Different sharks communicate within their own species in different ways; for example, the Smithsonian Museum of Natural History reports that great white sharks can communicate with each other by gaping their jaws while the University of Michigan says that gray reef sharks communicate using their senses of sight and touch. In general, sharks are not believed to have linguistic communication abilities, relying instead on other senses to communicate.
While sharks have not been determined to have a sophisticated ability to communicate in complex ways that can be observed and recorded by scientists, they do have special sensory organs that humans lack. This organ consists of an electromagnetic sensor organ, typically located in the head; again, this may vary by species. For example, goblin sharks have a long, flat snout, and it is believed that this shape is an adaptation designed to help the sharks, which can live in the dark depths of the ocean, navigate and find prey fish.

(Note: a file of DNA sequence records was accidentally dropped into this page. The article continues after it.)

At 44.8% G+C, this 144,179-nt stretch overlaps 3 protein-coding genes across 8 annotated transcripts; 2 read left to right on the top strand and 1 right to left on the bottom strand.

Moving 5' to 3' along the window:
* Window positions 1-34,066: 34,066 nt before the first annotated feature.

While sharks do congregate for purposes like feeding and mating, they do tend to be mostly solitary animals so their communication needs may not be terribly complex. This may explain why these highly effective predators have not adapted sophisticated communication techniques in addition to the sense, such as electromagnetism, which can help them hunt.